Rising prosperity in China is driving a new wave of demand for ivory products. African Elephants are being killed by the thousands for their precious tusks. Alex Shoumatoff investigated this illegal trade and documented his findings in his feature story, ‘Agony and Ivory,’ published in the latest issue of Vanity Fair. He reveals some of his alarming findings to host Bruce Gellerman.
GELLERMAN: It's Living on Earth, I'm Bruce Gellerman. The numbers are tough to come by, but it’s estimated that in Africa a hundred elephants a day – more than 36 thousand a year – are killed by poachers for the animals’ valuable tusks. Alex Shoumatoff investigated the illegal trafficking in elephant tusks for his article “Agony and Ivory.” It appears in the latest issue of Vanity Fair magazine. Alex, welcome to Living on Earth.
SHOUMATOFF: Thank you for having me.
GELLERMAN: You traveled the world tracking down the elephant tusk trade. I’ve gotta tell you, this is a very sad story!
SHOUMATOFF: Yes it is, and it’s one that needs to be out there. And I’ve known about it for a couple of years, and this is really time to get the word out because it’s escalating. I went to nine countries on three continents over six weeks, you know, trying to trace the chain from the guy that kills the elephant to the guy that buys it in China. The really overwhelming trade now is in China.
GELLERMAN: Why the Chinese?
SHOUMATOFF: Because of this rise of the suddenly wealthy, the bafahu, the middle class in China who are buying…. you know, it’s only the elderly ones – the younger people don’t have this great, you know, desire to buy ivory. But it’s the older ones who have finally made it to a point where now they can buy some ivory.
GELLERMAN: So it’s a symbol of status?
SHOUMATOFF: Power, yeah, of having made it, having arrived, that you can make discretionary purchases. But traditionally, it’s a symbol of being of higher station. In Lusaka, the market there, people will whisper shung-ze, I think they’re called, which means elephant’s teeth in Mandarin, meaning they have some for you if you are interested.
GELLERMAN: You write in your article that some of the areas, the national parks where these African elephants can be found are vast – one’s the size of Connecticut – and has, what, 60 monitors for the elephants?
SHOUMATOFF: That’s the one in Zimbabwe. So, yeah, they hardly have enough to… that one according to the official government figures has 50 thousand elephants, but we drove around it all day covering about 300 miles, we went to all the pans or waterholes and no elephants at all. And we only saw three at dusk. What we did see was that the roads were littered with the carcasses, the bleached bones of poached elephants, and we did come across one carcass, actual carcass, so there is just massive poaching going on in there.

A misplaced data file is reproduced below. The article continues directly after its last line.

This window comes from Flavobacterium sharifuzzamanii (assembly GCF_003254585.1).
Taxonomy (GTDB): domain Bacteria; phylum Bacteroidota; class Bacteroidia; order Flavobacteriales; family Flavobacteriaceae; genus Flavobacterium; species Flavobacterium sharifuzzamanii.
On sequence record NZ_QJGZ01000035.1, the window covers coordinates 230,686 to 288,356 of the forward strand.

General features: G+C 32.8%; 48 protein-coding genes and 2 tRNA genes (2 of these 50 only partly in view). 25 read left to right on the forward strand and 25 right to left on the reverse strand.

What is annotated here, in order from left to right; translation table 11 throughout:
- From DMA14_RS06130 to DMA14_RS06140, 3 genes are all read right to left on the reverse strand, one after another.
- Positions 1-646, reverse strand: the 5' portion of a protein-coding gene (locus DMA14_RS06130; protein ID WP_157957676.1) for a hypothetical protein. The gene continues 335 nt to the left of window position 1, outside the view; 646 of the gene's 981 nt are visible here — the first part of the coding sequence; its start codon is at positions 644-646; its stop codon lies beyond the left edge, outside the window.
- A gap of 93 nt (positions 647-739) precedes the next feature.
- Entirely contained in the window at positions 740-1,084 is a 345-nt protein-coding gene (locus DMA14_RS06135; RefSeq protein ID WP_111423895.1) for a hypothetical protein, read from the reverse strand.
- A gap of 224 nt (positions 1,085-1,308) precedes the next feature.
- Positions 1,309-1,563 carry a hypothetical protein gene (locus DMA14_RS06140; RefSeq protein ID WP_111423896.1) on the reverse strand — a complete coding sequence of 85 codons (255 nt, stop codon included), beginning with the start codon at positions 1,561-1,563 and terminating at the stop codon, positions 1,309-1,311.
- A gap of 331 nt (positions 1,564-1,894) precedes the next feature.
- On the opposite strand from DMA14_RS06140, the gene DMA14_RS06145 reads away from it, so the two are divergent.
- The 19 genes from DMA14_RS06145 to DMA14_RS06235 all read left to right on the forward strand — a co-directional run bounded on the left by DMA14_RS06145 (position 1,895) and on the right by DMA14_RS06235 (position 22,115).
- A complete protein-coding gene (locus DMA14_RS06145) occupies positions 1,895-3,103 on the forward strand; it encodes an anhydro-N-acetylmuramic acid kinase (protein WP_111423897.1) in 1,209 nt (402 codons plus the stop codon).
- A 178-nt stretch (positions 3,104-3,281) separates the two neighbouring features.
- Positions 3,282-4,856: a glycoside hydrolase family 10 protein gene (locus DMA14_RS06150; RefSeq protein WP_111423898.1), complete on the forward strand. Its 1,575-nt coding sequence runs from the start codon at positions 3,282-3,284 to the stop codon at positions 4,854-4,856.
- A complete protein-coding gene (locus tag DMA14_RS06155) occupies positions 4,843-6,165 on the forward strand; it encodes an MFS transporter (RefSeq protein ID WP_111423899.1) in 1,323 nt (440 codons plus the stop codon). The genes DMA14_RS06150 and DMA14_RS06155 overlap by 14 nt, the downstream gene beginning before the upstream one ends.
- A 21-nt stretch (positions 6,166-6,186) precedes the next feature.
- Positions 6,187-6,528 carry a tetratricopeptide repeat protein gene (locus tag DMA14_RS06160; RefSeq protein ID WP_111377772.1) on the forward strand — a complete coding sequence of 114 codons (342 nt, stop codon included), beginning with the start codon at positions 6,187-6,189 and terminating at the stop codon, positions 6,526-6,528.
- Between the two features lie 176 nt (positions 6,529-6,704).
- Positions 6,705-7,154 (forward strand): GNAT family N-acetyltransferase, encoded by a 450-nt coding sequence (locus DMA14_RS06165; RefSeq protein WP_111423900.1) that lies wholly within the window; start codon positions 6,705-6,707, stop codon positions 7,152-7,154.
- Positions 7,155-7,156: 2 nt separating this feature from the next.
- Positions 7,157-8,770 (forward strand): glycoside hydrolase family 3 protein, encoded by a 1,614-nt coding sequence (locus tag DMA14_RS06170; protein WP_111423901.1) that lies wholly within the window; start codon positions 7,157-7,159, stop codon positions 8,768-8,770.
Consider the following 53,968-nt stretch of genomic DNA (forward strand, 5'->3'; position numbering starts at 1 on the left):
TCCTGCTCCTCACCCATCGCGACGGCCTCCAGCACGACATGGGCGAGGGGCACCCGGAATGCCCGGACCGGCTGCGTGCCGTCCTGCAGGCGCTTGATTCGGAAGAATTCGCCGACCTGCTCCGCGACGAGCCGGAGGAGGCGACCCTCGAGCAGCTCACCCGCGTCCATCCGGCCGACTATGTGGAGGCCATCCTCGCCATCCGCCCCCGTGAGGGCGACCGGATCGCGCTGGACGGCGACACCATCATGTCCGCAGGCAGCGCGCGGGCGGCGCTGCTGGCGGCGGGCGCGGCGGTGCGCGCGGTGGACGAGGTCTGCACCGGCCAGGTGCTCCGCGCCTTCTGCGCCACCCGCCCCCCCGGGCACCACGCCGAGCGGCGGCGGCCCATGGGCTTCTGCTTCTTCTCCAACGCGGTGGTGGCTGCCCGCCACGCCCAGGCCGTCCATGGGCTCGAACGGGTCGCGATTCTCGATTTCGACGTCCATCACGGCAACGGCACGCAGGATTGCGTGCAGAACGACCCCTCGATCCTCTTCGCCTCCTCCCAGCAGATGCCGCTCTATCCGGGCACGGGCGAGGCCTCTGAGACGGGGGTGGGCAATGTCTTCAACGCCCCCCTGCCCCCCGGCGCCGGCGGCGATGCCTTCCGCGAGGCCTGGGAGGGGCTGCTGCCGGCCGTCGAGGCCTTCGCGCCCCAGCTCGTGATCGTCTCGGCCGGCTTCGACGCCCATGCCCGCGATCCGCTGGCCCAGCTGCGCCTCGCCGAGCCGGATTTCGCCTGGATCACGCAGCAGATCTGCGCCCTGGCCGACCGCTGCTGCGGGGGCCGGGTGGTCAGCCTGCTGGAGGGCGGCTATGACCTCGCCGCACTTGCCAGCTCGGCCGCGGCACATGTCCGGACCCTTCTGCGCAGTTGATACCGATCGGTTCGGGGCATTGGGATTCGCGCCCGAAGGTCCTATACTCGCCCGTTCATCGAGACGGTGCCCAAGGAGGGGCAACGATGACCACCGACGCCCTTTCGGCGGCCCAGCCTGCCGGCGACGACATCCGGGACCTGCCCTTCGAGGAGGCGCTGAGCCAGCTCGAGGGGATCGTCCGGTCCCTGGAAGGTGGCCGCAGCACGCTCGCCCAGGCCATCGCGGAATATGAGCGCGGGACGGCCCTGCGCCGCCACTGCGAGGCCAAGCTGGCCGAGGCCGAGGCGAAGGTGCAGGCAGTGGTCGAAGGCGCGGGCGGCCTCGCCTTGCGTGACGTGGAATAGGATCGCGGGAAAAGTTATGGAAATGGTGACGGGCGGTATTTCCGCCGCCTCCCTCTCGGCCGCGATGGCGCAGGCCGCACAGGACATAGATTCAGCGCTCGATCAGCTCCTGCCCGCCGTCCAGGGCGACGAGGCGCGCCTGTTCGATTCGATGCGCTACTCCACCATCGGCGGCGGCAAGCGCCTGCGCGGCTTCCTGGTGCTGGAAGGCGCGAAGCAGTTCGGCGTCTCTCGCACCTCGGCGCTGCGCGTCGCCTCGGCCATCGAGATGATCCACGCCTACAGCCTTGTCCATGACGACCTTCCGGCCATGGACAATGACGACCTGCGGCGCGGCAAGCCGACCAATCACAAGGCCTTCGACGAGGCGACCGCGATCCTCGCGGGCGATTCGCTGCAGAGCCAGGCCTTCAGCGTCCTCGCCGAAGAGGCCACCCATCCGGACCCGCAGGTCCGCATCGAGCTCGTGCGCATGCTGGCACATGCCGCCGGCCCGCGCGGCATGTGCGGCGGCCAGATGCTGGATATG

GELLERMAN: What’s the worst place right now for the illegal killing of elephants for their ivory tusks?
SHOUMATOFF: That is probably Gabon, which has the largest remaining population of forest elephant in their forests, about 60 thousand, and they’re being killed at the rate of thousands per year, several thousand. And Chad is down to a few hundred, Sierra Leone is down to single digits. The Central African Republic went from, I don’t know, 50 thousand to three thousand in the last 20 years. So the only large population left is in Gabon. So Gabon, Tanzania, Zambia and Zimbabwe I would say are the big ones.
GELLERMAN: Who is doing the actual poaching? Who is doing the killing?
SHOUMATOFF: Where? In Zimbabwe?
SHOUMATOFF: Well, it’s the actual…even the guards are allowed to kill wild game on Thursdays, once a week, and that’s what they live on because the government doesn’t give them any rations. And then the military, you know, they have quotas and stations all over the country. Then there are hunting lodges…
GELLERMAN: I saw one on YouTube, there’s this guy Buck McNealy, you write about him in your article – I looked up the YouTube. I want you listen to this:
[SOUNDS OF SHOTS BEING FIRED; MCNEALY (from YouTube clip): Big game hunting is one of the most exciting things there is in the world. You get your grizzly bears, you get your lions, you get your leopards, you get your buffalos, but I’m here to tell you baby, ain’t nothing like the elephant!]
SHOUMATOFF: God. He must think that his penis grows an inch for every one of the big five that he bags! You know, the matriarchs and the big bulls with the biggest tusks are being selectively shot, targeted by the poachers and that is a genetic and a social disaster unless it is stopped.
GELLERMAN: Well there is an international campaign, a video campaign, called “Shot Blocker.” I want you to listen to this; this one stars an NBA star, Yao Ming:
[YouTube clip: SOUNDS]
GELLERMAN: It’s got him leaping up and blocking a bullet from a high caliber rifle aimed at an elephant.
SHOUMATOFF: An amazing clip there, you know, where he leaps up and stops this flying bullet that’s headed in the direction of the elephant.
[YAO MING IN CHINESE]
GELLERMAN: What is he saying there?
SHOUMATOFF: Apparently he’s saying “Never buy illegal wildlife products. When the buying stops, the killing can too.”
GELLERMAN: So the idea is really to put the kibosh on the demand, people buying ivory from elephants.
GELLERMAN: Will that stop the killing?
SHOUMATOFF: No. You need to stop it at every step of the process. You know the people there, there’s so much poverty in the places where the elephants are that the people will continue to kill elephants even if they only get 50 cents a pound. You know, they’ll still do it, unless they’re provided with some other livelihood. And so the economic development is now the thrust of a lot of the national conservation movement.
GELLERMAN: Alex Shoumatoff’s article “Agony and Ivory: Investigating the killing of elephants for their tusks” appears in the current issue of Vanity Fair magazine.
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